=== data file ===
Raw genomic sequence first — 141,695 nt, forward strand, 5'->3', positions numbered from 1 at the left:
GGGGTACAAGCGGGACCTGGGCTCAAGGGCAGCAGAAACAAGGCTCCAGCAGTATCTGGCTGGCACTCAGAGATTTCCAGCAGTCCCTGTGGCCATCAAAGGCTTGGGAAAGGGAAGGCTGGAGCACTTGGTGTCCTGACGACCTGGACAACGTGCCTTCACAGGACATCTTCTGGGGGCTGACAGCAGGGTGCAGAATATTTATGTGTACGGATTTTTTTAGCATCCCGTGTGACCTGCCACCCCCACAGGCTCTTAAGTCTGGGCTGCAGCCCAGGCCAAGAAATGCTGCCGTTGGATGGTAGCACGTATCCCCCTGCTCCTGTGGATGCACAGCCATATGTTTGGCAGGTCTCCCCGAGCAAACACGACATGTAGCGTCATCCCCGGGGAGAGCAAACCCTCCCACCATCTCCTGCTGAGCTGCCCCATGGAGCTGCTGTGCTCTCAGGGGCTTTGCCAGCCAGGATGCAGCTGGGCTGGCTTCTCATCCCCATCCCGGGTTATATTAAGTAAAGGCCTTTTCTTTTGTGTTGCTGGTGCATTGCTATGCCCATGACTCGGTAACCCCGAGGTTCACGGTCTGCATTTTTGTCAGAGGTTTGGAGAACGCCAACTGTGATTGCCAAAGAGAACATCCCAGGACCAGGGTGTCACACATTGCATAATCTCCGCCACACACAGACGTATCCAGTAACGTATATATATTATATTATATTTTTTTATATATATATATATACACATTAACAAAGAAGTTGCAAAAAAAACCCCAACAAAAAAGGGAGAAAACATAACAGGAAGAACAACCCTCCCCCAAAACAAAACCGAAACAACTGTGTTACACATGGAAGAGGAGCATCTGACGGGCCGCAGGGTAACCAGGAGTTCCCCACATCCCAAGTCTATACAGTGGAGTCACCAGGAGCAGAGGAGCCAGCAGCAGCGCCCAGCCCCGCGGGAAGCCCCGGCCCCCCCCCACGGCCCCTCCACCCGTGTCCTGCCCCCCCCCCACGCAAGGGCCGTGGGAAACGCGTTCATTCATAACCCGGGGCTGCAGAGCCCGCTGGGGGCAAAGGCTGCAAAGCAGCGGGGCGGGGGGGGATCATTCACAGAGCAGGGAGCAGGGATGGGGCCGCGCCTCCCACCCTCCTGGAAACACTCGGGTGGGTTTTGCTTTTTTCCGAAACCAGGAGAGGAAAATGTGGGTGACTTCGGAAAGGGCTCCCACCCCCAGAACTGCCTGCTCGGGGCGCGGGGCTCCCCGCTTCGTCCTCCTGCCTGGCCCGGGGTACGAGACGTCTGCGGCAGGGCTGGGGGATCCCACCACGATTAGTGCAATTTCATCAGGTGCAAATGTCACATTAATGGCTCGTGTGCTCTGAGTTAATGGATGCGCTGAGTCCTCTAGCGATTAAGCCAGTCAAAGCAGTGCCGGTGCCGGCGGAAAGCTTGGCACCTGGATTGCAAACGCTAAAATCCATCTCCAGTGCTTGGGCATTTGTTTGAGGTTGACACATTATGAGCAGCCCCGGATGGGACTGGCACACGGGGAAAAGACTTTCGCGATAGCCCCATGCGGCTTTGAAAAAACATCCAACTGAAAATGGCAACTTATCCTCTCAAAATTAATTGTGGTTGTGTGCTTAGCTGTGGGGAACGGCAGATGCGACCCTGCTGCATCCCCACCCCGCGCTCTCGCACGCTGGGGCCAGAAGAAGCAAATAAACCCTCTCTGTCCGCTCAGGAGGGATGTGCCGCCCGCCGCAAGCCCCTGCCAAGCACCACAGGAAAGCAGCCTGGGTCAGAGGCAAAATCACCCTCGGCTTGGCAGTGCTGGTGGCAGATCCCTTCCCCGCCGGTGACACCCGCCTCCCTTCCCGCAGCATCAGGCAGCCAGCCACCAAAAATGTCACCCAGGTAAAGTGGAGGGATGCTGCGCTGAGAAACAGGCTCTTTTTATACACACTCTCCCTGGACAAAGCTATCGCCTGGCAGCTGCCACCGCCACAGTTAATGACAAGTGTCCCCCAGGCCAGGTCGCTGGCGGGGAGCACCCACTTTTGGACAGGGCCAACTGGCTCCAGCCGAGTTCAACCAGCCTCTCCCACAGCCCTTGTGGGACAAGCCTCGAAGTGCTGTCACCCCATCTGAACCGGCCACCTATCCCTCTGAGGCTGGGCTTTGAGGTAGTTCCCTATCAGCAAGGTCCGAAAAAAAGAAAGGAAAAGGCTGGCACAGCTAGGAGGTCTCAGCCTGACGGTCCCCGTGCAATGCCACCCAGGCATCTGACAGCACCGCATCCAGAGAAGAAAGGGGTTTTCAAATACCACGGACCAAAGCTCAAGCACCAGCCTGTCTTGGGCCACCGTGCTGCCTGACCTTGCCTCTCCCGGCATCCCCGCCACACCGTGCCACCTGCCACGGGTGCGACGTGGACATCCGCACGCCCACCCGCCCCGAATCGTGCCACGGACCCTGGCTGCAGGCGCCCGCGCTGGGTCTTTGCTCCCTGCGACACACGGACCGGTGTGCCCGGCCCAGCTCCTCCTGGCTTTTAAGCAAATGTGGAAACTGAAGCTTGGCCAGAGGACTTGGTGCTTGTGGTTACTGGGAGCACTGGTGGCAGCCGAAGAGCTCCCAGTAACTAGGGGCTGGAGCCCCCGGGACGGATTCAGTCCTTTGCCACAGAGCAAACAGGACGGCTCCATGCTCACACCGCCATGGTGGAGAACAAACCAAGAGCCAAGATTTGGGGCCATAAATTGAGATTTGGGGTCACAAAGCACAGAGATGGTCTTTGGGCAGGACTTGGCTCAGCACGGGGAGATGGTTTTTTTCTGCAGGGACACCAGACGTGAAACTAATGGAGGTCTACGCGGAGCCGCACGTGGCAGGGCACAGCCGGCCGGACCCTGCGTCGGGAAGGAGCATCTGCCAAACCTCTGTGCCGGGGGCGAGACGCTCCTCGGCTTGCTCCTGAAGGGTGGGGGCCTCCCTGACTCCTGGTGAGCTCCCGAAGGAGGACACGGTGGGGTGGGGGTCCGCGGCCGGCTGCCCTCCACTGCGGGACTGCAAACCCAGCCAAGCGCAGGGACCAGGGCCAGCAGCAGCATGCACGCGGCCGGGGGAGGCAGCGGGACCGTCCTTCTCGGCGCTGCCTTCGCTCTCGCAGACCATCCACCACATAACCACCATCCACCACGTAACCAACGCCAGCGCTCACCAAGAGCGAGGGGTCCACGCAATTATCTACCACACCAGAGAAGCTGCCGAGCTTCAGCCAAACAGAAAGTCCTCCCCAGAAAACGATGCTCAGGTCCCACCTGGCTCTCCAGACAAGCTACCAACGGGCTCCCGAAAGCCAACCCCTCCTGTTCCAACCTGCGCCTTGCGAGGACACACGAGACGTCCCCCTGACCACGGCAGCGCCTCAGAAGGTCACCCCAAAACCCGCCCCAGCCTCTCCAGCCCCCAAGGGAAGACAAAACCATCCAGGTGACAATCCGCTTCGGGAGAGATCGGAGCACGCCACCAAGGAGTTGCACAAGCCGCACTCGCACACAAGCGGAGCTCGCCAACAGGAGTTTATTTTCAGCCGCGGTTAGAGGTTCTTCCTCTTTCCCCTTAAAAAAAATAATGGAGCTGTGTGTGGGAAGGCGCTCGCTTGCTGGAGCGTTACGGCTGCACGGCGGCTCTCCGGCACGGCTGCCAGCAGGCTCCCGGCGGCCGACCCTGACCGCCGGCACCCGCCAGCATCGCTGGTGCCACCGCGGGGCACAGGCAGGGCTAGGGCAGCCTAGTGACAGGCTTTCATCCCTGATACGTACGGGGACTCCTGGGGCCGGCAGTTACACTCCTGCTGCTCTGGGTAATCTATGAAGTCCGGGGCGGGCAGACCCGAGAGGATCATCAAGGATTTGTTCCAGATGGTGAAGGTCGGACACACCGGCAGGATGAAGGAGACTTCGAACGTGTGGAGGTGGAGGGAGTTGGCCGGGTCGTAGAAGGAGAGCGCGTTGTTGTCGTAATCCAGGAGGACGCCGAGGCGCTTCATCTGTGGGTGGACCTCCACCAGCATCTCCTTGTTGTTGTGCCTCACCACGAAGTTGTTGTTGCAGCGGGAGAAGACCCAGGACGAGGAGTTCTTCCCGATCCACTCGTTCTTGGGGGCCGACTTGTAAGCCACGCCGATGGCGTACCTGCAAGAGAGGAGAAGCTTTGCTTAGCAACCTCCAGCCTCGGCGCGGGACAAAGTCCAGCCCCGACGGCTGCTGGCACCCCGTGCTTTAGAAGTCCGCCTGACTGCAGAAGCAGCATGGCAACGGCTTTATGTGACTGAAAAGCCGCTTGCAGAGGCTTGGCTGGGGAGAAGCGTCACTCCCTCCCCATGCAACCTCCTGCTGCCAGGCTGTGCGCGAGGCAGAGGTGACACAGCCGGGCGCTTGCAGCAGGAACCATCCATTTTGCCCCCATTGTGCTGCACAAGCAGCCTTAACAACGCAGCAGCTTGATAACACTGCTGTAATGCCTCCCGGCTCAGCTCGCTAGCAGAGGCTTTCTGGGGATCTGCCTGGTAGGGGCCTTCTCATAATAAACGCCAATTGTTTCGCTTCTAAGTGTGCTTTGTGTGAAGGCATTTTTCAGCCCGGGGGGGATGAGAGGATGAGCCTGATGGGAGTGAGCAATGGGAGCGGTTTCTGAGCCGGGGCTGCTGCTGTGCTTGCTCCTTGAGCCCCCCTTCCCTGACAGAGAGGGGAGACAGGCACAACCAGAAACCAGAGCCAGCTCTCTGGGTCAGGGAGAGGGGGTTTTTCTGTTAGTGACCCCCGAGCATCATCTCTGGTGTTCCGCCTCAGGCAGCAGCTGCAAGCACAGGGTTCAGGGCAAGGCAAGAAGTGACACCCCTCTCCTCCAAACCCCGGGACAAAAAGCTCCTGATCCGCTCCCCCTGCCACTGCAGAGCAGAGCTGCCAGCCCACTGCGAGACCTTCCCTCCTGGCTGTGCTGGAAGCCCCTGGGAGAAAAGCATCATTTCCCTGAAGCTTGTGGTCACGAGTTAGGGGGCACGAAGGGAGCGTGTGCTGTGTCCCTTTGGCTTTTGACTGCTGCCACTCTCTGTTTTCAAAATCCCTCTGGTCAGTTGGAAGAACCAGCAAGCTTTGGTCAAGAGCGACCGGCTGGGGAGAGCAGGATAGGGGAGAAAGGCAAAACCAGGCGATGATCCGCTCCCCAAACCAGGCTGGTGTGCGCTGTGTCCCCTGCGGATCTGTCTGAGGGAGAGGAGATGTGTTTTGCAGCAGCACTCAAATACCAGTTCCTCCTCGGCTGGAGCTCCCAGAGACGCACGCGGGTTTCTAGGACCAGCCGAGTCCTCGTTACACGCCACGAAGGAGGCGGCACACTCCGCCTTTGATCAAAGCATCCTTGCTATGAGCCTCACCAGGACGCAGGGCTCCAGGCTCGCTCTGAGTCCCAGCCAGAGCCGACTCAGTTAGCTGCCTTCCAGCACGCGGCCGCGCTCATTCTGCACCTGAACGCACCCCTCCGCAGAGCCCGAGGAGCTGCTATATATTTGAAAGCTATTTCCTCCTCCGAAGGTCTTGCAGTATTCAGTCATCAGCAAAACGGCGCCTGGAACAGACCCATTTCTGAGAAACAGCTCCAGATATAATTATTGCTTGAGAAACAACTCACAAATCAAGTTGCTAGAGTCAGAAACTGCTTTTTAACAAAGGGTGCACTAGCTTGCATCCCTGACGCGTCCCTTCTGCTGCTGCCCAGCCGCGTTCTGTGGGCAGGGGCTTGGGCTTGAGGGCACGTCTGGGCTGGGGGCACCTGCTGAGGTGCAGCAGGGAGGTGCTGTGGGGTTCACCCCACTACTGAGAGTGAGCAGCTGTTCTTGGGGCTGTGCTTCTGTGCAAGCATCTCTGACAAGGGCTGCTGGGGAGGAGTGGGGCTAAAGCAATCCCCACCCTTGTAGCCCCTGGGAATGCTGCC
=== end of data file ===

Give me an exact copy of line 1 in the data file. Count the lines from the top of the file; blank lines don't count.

Raw genomic sequence first — 141,695 nt, forward strand, 5'->3', positions numbered from 1 at the left: